Apple iPad Pro 2018 Review Round-Up: Still Can’t Replace a Laptop
Apple iPad Pro 2018 looks different from the older models.
Apple iPad Pro 2018 looks different from the older models.(Photo: The Quint)

Apple iPad Pro 2018 Review Round-Up: Still Can’t Replace a Laptop

Apple iPads have become better, powerful and even the Pencil gets a much needed upgrade. But it still can’t become the laptop alternative for users. That’s what most reviews of the new iPad Pro have to say.

In India, the iPads; now available in 11-inch and 12.9-inch sizes are priced starting from Rs 71,900 and going as high as Rs 1,03,900 for the top variant of the device. Tim Cook, CEO, Apple proudly claimed at the launch event on 30 October that iPads outsell all laptops in the market, with over 400 million units sold till date.

This statement, and Apple’s promise that its device will work as an able laptop replacement has forced reviewers to point out whether Apple can really walk the talk. Here’s a look at some popular reviews of the iPad Pro.

It Gets Closer to PC Than Ever Before - Wired

“After using a new iPad Pro 12.9 for a few days, I can say that it's most definitely a refreshing, positive step forward for the iPad,” says the review by Wired.

The publication has been impressed with its overall build quality and the design overhaul gives the iPad Pros a modern touch.

“The back of the 5.9mm aluminum shell feels incredibly sturdy, and sheds the tapered edges that have defined the iPad for most of its existence. The back is now flat like the bottom of a box, right up to the side. The design looks like a refined version of the iPhone 5.”

The iPad Pros get a premium price tag in 2018. 
The iPad Pros get a premium price tag in 2018. 
(Photo: Tushar Kanwar/The Quint)

“They were also impressed with the display quality. The Liquid Retina LCD displays are huge, stretching 11 inches or nearly 13 inches, depending on which model you choose. They’re gorgeous and packed with pixels. The Pro also adapts the warmth of its display to the lighting in your room.”

This is also the first iPad to ditch the home button, favouring to go with the Face ID itself. “It works well, and doesn’t require that cut-out notch on the screen like the iPhone. It’s not quirk-free, though. We usually hold our iPhones in a portrait (vertical) orientation because that’s just how they fit in our hand. With an iPad like this, you almost always use two hands, and that means there isn’t really a 'right' or 'wrong' way to hold it.”

With the A12 bionic processors on board, the new iPads were likely to be powerful, and they weren’t disappointed. “This year, it can mix and match those cores more efficiently, giving it almost 2x better multi-core performance than before. The graphics chip also pumps out around 2x more power, all without compromising the 10-hour battery life every iPad has gotten.”

In the end, they admit that probably in the near future the iPads can match or better the PCs, for now they’re the best in its segment.

The Fastest iPad is Still an iPad - The Verge

Meanwhile, The Verge has been particularly critical of how an over-powered iPad get underutilized by the ineffective iOS for the tablet. “The one thing Apple didn’t really change on the iPad Pro is iOS 12, which has all of the same capabilities and limitations iPad users have come to expect. Apple wants you to think that the iPad Pro is the future of computing, but if you’ve already used iOS 12 on an iPad Pro, you know exactly how you feel about that idea.”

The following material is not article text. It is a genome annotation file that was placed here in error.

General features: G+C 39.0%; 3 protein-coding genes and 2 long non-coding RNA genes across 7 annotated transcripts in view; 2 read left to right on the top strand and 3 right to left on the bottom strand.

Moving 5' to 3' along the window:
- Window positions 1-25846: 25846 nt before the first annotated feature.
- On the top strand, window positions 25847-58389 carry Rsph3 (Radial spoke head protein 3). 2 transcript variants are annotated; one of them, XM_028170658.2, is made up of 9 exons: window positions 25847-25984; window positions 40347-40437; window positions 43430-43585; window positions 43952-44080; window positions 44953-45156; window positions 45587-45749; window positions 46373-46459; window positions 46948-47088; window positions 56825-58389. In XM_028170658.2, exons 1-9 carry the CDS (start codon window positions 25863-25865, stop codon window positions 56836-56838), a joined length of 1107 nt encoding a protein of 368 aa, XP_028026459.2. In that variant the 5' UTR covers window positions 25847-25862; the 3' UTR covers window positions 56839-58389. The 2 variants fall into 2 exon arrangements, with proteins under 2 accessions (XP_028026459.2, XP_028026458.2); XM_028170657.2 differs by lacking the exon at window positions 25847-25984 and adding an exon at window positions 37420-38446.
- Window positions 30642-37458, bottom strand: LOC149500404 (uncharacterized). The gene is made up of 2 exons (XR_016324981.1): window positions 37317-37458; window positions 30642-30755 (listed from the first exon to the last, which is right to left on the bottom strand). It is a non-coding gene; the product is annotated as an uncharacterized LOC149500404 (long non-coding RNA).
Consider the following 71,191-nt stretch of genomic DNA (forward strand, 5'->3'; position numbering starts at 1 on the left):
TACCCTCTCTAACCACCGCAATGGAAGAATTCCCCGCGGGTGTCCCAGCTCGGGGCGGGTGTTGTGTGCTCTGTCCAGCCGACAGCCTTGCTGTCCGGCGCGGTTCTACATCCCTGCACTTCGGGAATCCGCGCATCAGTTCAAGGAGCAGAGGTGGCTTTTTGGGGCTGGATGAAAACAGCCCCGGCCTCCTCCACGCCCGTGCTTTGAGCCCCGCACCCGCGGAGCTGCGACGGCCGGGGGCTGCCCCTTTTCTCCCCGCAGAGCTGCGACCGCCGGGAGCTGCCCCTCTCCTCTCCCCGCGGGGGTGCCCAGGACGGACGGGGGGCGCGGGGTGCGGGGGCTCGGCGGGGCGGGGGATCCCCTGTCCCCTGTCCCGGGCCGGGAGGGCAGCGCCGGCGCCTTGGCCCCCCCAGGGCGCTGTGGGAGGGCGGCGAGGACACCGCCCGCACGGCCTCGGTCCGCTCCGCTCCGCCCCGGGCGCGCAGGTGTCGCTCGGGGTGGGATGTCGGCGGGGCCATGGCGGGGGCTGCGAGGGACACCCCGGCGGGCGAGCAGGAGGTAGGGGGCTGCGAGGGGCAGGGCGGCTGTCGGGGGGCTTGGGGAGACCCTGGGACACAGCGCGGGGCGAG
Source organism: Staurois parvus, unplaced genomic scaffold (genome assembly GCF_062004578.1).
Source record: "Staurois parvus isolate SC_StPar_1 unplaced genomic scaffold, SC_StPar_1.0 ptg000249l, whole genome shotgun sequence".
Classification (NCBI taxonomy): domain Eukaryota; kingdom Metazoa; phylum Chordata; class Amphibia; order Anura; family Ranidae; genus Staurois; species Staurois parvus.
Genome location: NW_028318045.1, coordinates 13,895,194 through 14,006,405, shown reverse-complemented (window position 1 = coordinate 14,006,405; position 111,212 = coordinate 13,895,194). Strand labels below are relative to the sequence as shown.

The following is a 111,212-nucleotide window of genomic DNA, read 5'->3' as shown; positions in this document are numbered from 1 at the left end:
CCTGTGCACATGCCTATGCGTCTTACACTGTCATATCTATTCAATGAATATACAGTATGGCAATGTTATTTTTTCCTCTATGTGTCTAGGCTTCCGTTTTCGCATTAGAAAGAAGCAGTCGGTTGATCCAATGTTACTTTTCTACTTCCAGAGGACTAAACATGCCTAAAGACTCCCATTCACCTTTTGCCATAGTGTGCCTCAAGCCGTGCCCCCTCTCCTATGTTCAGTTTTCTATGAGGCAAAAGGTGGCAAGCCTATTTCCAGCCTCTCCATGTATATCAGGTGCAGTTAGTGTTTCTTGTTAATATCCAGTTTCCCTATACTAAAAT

They found its overall price tag (over $2,000) for the iPad, Pencil 2 and keyboard stand steeper for its use case. This is also the first iPad to drop the headphone jack, comes with a single USB Type C port (time to buy more adapters, Apple fanboys) and delivering this with a Pencil that only works with the newer iPads.

You can wirelessly charge the Pencil on the iPad Pro. 
You can wirelessly charge the Pencil on the iPad Pro. 
(Photo: Tushar Kanwar/The Quint)

Nilay Patel from The Verge wasn’t particularly impressed with how iOS (the same one as iPhone) hasn’t been tweaked to make it tablet-friendly. Instead, you’re relying on gesture support to work through the device. “The iPad version of iOS also has a dock, so you can swipe up just a little in an app to bring it up, which is how you slide a second app onto the screen, or quickly pop an app over your work space to get something done.”

The high-quality display on the iPad Pro doesn’t support 4K videos on YouTube, What! 

“These new gestures are all intuitive to pick up, especially if you’ve been using a recent iPhone, but there’s a lot going on when you swipe up — it definitely took me a second to figure out how to get the dock to appear instead of going home or opening up the app switcher.”

Apple iPad Pro.
Apple iPad Pro.
(Photo: Reuters)

They did like that the Pencil can now be charged wirelessly on the iPad itself, but designers weren’t impressed with how the Pencil responded to their use case. And even with the USB Type C port, you still can’t use a USB drive on the new iPads.

He ends his review by highlighting all the brownie points of the iPad Pro; gorgeous screen, powerful hardware, reliable and robust design and improved Pencil in tow. But, it’s still an iPad. Period.

CNET had a straightforward approach to its opinion on the new iPads. “The new iPad Pro is in many ways the pinnacle of tablet hardware design, but its nosebleed price and software limitations narrow its appeal to creatives willing to bend to its current compromises.”

“Apple’s redesigned iPad is sleeker and more powerful — not to mention pricier — but will still leave most professionals longing for a mouse or trackpad,” as mentioned by the Washington Post in its review of the new devices.

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